St. Martin of Tours is a member of the Episcopal Church in the Diocese of East Tennessee and of the Anglican Communion, with more than 85 million members worldwide that share a rich heritage of faith from ancient Catholic (Roman and Celtic) origins in England and the Reformation in Europe.

Episcopalians find their commonality in worship.  We celebrate Holy Eucharist (thanksgiving) with liturgy written in the Book of Common Prayer.  Our Anglican identity is formed within the worshiping community by sacred conversation as we encounter God in the story of Jesus.  “Are you tired? Worn out?  Burned out on religion?” Matthew hears Jesus saying:  “Come to me…and you’ll recover your life” (11:28-30).  Consider Sandra, Jon, and Ashley:

Sandra sees herself as spiritual but not necessarily religious.  Sacred conversation holds together both ideas: creating a dialogue between the external, “religious” dimension of her faith – Scripture, creeds, and liturgy; and its inner, “spiritual” dimension – experience of Christ through prayer, praise, and sanctity.  The result is balanced, sacramental spirituality, valued by Episcopalians and reflected in our call and response (for example, “The Lord be with you, And also with you.”) worship style.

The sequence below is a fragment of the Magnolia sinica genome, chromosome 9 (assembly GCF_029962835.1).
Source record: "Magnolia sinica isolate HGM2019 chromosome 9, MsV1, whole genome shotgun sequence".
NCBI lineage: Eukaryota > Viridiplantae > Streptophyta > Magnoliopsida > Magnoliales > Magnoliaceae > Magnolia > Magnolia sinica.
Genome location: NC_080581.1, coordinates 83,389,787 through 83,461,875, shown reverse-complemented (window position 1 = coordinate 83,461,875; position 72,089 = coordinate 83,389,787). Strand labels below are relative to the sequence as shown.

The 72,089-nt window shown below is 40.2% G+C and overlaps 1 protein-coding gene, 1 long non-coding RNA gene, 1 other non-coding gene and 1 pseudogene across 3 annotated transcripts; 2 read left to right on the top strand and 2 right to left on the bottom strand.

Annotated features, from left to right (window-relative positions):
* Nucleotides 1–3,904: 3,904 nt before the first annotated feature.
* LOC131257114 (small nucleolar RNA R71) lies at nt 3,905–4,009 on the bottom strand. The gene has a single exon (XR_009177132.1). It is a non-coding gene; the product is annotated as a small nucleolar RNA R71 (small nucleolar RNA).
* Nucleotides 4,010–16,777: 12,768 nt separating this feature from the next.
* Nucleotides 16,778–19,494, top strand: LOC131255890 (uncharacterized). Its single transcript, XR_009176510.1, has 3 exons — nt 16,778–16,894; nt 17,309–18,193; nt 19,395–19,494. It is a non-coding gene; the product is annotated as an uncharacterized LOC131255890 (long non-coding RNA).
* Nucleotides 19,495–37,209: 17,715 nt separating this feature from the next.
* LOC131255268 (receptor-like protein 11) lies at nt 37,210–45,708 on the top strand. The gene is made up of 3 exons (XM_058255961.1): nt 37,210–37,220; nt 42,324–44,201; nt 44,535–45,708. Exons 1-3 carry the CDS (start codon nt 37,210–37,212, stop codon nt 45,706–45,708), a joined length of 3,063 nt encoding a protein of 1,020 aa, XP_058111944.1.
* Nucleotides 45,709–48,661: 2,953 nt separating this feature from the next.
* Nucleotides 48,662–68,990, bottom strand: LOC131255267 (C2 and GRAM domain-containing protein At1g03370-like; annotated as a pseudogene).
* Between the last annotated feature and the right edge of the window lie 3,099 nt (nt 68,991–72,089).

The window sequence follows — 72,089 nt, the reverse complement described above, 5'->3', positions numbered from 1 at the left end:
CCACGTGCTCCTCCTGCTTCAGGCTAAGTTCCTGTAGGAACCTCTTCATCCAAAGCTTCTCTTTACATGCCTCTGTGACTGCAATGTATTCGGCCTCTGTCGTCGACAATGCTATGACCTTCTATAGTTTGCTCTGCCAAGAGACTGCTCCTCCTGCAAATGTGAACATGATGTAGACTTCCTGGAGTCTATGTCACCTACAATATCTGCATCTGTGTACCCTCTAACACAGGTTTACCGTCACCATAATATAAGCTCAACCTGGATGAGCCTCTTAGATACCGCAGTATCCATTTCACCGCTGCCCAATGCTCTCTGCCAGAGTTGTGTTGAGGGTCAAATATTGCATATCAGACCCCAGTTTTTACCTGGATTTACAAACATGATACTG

Jon sees himself a child of the Reformation, with family who are Baptists, Methodists, and Roman Catholics.  Sacred conversation, its three-fold blessing of conversion, reconciliation, and redemption serves to mature a deeper faith for Jon that crosses denominational lines – a big-picture, Christ-centered faith embracing Protestant emphasis on the Bible as Word of God and Roman Catholic focus on the Ministry of Bread and Wine.

Lastly, Ashley dislikes church hypocrisy that splits what we say from what we do.  Sacred conversation seeks to reconcile the two, for Word and act are synonyms in the eyes of faith.  Resultant blessings are personal integrity and authentic community for others.  St. Martin is a work in progress, as is Ashley herself, quite honestly – the fruit of God’s grace. We strive to live the values of our worship weekly – seeking a unity of purpose aptly reflected through the last words of Eucharistic worship: “Let us go forth…”

Whether sent into the world for ministry, or called apart for worship, teaching, and fellowship, members of St. Martin are enthusiastic – literally the word means “filled with God” – by the challenge of faithful living and wholesome loving.